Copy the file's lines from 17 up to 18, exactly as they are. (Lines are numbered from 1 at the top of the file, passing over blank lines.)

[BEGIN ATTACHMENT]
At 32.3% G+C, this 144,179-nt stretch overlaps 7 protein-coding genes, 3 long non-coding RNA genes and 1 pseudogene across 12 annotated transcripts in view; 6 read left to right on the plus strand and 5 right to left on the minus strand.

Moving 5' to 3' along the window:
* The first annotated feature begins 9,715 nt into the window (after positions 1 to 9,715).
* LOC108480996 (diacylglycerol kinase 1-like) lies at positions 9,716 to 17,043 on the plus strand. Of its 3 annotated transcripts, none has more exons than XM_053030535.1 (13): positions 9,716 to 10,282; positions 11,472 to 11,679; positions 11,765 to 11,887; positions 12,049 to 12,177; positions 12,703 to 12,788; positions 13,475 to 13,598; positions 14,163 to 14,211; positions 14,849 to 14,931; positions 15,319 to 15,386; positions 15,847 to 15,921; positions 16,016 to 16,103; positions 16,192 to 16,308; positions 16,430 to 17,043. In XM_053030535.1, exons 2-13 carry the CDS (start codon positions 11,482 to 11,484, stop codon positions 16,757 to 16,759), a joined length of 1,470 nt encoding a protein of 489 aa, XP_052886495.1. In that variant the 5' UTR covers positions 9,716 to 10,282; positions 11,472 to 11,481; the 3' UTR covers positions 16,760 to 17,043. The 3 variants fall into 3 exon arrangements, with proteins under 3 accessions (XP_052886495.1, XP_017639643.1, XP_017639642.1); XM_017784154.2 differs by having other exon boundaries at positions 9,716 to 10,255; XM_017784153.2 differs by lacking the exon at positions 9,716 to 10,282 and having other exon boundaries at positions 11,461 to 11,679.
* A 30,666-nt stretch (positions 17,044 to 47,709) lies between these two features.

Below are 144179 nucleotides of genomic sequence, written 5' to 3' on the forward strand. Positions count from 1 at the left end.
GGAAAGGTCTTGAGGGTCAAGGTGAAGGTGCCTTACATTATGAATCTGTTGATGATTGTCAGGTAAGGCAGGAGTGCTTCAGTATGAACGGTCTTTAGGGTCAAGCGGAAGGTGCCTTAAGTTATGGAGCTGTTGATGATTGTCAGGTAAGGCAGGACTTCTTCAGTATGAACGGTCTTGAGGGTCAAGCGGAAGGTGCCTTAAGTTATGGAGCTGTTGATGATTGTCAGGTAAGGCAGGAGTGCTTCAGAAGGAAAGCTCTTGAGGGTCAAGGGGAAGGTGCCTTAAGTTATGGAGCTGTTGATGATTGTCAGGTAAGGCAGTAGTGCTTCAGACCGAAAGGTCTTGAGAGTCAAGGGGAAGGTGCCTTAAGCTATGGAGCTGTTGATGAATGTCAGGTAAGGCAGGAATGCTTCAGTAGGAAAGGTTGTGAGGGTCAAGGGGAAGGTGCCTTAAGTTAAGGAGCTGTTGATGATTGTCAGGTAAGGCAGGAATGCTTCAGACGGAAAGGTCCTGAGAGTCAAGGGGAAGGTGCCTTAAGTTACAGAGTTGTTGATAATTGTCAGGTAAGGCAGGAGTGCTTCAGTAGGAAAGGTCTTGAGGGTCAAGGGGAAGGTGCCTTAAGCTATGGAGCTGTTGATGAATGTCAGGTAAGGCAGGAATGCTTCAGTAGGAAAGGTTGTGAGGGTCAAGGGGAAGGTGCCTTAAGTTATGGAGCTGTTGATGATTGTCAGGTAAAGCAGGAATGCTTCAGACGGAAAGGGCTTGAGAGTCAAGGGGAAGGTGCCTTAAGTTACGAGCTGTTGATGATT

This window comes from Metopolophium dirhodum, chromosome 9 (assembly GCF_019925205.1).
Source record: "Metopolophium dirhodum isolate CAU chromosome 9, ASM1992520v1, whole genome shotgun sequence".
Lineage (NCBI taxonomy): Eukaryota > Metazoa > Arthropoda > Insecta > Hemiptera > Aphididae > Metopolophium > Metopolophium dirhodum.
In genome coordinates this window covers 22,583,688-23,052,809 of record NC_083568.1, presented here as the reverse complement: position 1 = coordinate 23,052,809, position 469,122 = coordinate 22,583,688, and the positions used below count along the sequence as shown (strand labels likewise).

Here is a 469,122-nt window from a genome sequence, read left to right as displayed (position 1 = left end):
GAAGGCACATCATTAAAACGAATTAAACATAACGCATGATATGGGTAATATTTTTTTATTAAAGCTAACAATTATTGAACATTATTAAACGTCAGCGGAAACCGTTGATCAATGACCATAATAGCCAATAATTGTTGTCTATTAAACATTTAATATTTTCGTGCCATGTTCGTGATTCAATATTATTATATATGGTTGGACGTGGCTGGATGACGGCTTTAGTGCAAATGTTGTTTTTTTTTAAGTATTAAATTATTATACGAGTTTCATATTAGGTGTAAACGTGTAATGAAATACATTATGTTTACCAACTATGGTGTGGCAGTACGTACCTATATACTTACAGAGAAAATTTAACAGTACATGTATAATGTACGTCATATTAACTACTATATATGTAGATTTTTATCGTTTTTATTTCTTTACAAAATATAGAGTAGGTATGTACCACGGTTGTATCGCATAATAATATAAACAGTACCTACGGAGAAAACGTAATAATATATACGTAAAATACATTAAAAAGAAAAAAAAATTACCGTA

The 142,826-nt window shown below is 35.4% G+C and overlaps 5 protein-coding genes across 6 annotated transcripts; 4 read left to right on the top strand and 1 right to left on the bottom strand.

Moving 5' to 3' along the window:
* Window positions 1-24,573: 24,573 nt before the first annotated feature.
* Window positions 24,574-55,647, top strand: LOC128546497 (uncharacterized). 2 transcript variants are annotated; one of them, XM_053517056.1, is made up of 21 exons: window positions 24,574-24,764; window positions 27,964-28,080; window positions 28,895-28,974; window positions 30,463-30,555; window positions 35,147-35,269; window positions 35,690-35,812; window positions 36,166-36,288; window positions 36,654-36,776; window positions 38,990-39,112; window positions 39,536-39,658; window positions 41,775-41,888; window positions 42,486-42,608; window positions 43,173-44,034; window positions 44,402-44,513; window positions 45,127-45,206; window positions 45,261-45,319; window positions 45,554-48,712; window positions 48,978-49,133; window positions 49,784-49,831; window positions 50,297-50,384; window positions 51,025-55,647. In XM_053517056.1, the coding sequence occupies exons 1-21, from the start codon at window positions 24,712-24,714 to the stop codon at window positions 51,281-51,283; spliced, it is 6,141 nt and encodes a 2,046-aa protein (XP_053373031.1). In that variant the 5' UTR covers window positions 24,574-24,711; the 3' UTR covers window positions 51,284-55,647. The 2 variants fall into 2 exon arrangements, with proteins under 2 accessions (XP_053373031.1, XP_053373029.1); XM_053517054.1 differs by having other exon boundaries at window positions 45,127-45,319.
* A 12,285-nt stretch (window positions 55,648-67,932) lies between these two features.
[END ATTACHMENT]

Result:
* Window positions 24,574-55,647, top strand: LOC128546497 (uncharacterized). 2 transcript variants are annotated; one of them, XM_053517056.1, is made up of 21 exons: window positions 24,574-24,764; window positions 27,964-28,080; window positions 28,895-28,974; window positions 30,463-30,555; window positions 35,147-35,269; window positions 35,690-35,812; window positions 36,166-36,288; window positions 36,654-36,776; window positions 38,990-39,112; window positions 39,536-39,658; window positions 41,775-41,888; window positions 42,486-42,608; window positions 43,173-44,034; window positions 44,402-44,513; window positions 45,127-45,206; window positions 45,261-45,319; window positions 45,554-48,712; window positions 48,978-49,133; window positions 49,784-49,831; window positions 50,297-50,384; window positions 51,025-55,647. In XM_053517056.1, the coding sequence occupies exons 1-21, from the start codon at window positions 24,712-24,714 to the stop codon at window positions 51,281-51,283; spliced, it is 6,141 nt and encodes a 2,046-aa protein (XP_053373031.1). In that variant the 5' UTR covers window positions 24,574-24,711; the 3' UTR covers window positions 51,284-55,647. The 2 variants fall into 2 exon arrangements, with proteins under 2 accessions (XP_053373031.1, XP_053373029.1); XM_053517054.1 differs by having other exon boundaries at window positions 45,127-45,319.
* A 12,285-nt stretch (window positions 55,648-67,932) lies between these two features.